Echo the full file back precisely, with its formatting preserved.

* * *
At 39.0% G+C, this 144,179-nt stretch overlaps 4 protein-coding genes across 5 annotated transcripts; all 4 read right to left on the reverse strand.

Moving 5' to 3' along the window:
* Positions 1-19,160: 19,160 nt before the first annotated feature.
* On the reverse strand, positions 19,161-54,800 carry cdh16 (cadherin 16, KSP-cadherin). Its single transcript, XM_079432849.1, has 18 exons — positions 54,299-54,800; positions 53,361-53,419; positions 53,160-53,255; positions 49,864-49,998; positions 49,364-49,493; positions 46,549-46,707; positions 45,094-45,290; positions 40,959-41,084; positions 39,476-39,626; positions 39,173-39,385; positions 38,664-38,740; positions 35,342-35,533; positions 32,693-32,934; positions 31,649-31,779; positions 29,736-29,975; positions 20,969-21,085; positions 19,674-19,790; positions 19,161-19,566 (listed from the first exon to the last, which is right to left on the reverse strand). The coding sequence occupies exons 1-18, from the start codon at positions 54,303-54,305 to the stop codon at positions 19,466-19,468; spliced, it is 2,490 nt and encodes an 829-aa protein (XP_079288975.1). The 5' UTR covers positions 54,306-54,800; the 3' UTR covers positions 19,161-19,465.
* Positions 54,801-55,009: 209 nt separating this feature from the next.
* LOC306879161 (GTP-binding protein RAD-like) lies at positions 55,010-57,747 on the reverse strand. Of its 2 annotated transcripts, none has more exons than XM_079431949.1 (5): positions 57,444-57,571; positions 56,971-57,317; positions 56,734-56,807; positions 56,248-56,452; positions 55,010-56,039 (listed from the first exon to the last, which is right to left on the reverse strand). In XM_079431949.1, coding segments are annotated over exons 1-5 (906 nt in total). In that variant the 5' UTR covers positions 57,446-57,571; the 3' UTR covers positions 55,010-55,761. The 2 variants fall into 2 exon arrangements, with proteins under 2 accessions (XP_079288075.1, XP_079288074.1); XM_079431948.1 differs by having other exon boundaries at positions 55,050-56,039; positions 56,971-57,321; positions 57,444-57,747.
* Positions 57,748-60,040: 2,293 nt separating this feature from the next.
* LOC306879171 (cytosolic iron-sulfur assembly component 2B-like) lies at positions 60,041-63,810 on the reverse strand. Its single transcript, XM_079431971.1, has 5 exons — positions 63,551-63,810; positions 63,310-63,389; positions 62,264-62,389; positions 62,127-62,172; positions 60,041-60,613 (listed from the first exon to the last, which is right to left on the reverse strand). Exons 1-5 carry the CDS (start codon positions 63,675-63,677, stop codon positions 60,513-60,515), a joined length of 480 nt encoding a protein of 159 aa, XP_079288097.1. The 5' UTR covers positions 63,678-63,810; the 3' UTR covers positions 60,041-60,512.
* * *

At 39.0% G+C, this 144,179-nt stretch overlaps 4 protein-coding genes across 5 annotated transcripts; all 4 read right to left on the reverse strand.

Moving 5' to 3' along the window:
* Positions 1-19,160: 19,160 nt before the first annotated feature.
* On the reverse strand, positions 19,161-54,800 carry cdh16 (cadherin 16, KSP-cadherin). Its single transcript, XM_079432849.1, has 18 exons — positions 54,299-54,800; positions 53,361-53,419; positions 53,160-53,255; positions 49,864-49,998; positions 49,364-49,493; positions 46,549-46,707; positions 45,094-45,290; positions 40,959-41,084; positions 39,476-39,626; positions 39,173-39,385; positions 38,664-38,740; positions 35,342-35,533; positions 32,693-32,934; positions 31,649-31,779; positions 29,736-29,975; positions 20,969-21,085; positions 19,674-19,790; positions 19,161-19,566 (listed from the first exon to the last, which is right to left on the reverse strand). The coding sequence occupies exons 1-18, from the start codon at positions 54,303-54,305 to the stop codon at positions 19,466-19,468; spliced, it is 2,490 nt and encodes an 829-aa protein (XP_079288975.1). The 5' UTR covers positions 54,306-54,800; the 3' UTR covers positions 19,161-19,465.
* Positions 54,801-55,009: 209 nt separating this feature from the next.
* LOC306879161 (GTP-binding protein RAD-like) lies at positions 55,010-57,747 on the reverse strand. Of its 2 annotated transcripts, none has more exons than XM_079431949.1 (5): positions 57,444-57,571; positions 56,971-57,317; positions 56,734-56,807; positions 56,248-56,452; positions 55,010-56,039 (listed from the first exon to the last, which is right to left on the reverse strand). In XM_079431949.1, coding segments are annotated over exons 1-5 (906 nt in total). In that variant the 5' UTR covers positions 57,446-57,571; the 3' UTR covers positions 55,010-55,761. The 2 variants fall into 2 exon arrangements, with proteins under 2 accessions (XP_079288075.1, XP_079288074.1); XM_079431948.1 differs by having other exon boundaries at positions 55,050-56,039; positions 56,971-57,321; positions 57,444-57,747.
* Positions 57,748-60,040: 2,293 nt separating this feature from the next.
* LOC306879171 (cytosolic iron-sulfur assembly component 2B-like) lies at positions 60,041-63,810 on the reverse strand. Its single transcript, XM_079431971.1, has 5 exons — positions 63,551-63,810; positions 63,310-63,389; positions 62,264-62,389; positions 62,127-62,172; positions 60,041-60,613 (listed from the first exon to the last, which is right to left on the reverse strand). Exons 1-5 carry the CDS (start codon positions 63,675-63,677, stop codon positions 60,513-60,515), a joined length of 480 nt encoding a protein of 159 aa, XP_079288097.1. The 5' UTR covers positions 63,678-63,810; the 3' UTR covers positions 60,041-60,512.